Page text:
From “the Ignoble Cross” to “Commonly Accepted Standards”: Dignity As a Juridical Term in the Russian Empire, the Soviet Union and the Russian Federation

Russian jurisprudence recognizes inalienable dignity to be an innate objective value of all humans. But it also recognizes another kind of dignity: that of a person's subjective experience of his/her individual moral worth. Оver the past century, juridical use of this subjective dignity radically changed: from an a-legal moral quality that supersedes both law and others' opinion; to an externally observable moral quality under legal protection; to a legally protected subjective state, evaluated against “commonly accepted” standards.

Contemporary Russian law protects plaintiffs' “honor and dignity” from offense and slander. But the 1903 criminal codex protected only their honor: “inner dignity,” legal scholars argued, is a subjective state that “cannot be an object of offense, for it is constituted and lives within the individual regardless of others' relationship toward him, it obeys only the evaluation of his own conscience and his consciousness of the concept of duty.” Recognizing citizens as ethical subjects, the law limited itself to regulating externally observable actions, without intruding into the realm of individual ethical feelings.

But by 1961, slander laws extended legal protection to dignity. Insisting that “the performance of one's labor duty is the utmost criterion of social weight,” late-Soviet juridical discourse did what its pre-Soviet predecessor could not: it mobilized a scale by which honor and dignity could both be externally observed and evaluated. Measuring both honor and dignity by a person's striving to build the new communist society and fulfill his/her labor duty, this scale had preset limits: “the Soviet person who forgets about his dignity as a citizen of the country of socialism,” legal scholars argued, “loses his right to the respect of his Motherland.”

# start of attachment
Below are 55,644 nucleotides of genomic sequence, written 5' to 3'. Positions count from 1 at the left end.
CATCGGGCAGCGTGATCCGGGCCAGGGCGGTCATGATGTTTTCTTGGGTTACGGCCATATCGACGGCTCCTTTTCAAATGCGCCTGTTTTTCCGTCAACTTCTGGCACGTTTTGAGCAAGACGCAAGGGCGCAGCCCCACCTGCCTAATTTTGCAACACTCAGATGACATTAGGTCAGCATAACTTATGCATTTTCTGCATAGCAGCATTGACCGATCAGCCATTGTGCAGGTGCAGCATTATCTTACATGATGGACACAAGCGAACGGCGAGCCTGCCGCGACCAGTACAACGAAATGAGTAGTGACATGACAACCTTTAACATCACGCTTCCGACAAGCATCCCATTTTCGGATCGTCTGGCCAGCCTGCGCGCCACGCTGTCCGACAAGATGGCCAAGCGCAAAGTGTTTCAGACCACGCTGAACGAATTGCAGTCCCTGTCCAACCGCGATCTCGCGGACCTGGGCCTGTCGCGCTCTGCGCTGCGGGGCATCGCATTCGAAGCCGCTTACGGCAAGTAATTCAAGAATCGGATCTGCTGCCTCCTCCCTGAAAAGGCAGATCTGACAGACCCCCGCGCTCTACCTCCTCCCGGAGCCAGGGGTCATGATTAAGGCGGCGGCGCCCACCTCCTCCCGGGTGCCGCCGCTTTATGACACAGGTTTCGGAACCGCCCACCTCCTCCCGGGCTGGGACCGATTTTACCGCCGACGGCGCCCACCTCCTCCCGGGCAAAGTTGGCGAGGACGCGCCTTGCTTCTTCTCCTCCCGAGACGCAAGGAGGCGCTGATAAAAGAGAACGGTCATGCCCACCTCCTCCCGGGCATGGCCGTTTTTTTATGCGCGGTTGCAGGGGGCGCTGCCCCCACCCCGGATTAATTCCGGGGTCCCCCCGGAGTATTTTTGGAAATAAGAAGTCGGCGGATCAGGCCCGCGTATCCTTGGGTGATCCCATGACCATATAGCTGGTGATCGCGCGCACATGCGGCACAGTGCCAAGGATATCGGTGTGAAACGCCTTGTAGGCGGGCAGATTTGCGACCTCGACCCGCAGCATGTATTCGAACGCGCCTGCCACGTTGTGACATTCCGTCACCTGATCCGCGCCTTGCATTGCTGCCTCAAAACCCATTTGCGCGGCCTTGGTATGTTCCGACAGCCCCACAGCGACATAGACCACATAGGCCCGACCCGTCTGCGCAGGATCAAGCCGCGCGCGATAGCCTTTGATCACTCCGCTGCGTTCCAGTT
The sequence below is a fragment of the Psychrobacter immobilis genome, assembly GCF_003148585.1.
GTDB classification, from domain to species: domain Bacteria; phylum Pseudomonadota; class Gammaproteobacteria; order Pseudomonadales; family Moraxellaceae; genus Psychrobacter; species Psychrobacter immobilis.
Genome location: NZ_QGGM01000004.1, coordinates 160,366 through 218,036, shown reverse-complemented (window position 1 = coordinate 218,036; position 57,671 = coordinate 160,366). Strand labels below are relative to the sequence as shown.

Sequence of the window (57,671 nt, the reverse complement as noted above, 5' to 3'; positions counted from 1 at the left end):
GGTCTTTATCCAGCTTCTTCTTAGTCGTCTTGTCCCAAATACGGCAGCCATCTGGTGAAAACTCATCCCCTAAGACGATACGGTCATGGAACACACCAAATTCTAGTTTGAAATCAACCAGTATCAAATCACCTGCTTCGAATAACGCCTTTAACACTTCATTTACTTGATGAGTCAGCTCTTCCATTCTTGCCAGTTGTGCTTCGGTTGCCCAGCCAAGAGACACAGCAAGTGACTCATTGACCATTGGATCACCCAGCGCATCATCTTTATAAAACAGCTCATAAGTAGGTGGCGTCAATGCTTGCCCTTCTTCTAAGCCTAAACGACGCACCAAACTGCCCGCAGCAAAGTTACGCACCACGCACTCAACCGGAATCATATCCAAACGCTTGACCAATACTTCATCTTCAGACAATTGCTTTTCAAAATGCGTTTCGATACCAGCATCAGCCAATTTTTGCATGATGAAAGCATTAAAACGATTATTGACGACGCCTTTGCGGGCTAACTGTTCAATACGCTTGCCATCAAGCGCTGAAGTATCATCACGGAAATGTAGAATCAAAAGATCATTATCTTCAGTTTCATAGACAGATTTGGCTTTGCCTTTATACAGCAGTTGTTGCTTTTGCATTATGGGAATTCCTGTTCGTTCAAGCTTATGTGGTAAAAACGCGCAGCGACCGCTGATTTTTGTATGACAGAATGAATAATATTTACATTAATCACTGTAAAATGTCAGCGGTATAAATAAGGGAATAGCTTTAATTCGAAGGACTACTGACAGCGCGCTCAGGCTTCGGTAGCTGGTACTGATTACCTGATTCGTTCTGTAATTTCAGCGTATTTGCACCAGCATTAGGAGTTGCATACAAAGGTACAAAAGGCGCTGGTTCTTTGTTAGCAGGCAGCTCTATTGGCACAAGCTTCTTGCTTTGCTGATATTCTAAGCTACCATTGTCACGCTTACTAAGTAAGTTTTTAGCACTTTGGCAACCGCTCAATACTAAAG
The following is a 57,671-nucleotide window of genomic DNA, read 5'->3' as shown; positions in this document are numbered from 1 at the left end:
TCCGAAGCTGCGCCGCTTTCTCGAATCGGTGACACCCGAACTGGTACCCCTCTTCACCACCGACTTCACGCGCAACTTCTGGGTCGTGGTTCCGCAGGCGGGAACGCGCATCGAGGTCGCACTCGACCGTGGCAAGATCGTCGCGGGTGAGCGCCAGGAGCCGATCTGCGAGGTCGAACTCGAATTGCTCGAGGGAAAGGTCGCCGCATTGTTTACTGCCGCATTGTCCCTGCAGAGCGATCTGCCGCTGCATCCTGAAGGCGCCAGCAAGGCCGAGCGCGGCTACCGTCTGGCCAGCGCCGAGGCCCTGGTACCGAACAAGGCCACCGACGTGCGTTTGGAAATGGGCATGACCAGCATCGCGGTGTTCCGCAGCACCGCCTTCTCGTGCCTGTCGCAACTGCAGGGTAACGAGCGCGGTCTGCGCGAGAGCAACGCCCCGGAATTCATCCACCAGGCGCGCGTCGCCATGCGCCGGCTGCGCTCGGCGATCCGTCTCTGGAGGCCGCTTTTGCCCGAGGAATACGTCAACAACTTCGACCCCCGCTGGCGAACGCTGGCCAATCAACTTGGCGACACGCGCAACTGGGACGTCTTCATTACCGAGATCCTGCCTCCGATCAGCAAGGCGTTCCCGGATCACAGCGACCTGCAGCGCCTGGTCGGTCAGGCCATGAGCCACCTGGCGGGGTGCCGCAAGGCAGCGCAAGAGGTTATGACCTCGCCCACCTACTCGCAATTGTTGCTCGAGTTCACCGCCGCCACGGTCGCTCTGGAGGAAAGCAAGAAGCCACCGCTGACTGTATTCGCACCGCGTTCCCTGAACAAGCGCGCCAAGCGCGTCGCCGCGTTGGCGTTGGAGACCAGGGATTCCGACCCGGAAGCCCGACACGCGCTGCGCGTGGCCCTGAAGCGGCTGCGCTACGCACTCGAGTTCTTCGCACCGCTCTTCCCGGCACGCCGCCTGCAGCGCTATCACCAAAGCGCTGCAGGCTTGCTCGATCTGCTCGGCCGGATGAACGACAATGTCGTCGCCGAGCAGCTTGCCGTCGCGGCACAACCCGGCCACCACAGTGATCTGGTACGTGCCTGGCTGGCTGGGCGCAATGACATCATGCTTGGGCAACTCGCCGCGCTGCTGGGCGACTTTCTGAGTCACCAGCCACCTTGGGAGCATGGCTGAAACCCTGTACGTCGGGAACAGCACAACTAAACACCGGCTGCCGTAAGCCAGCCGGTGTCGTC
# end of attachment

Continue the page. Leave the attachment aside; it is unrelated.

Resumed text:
The moral scale by which dignity was evaluated disappeared from juridical discourse after the Soviet collapse, but the legal protection of “honor and dignity” remained. References to the dignity of Human Rights superseded references to communist morality, but could not provide the law with a new scale by which of make moral striving externally observable: Human Rights discourse employs dignity as an inalienable value of all humans, irrespective of their moral striving. Contemporary Russian jurisprudence thus lacks a codified scale that would allow dignity to be evaluated, forcing judicial practice to maneuver according to “commonly accepted social standards” and the term's “general linguistic usage.”

So we've come full circle: the slander laws that a century ago bypassed “inner dignity” as that which could not neither be offended by slander nor protected by law, have come to protect dignity, as defined by subjects' striving for “commonly accepted” social standards.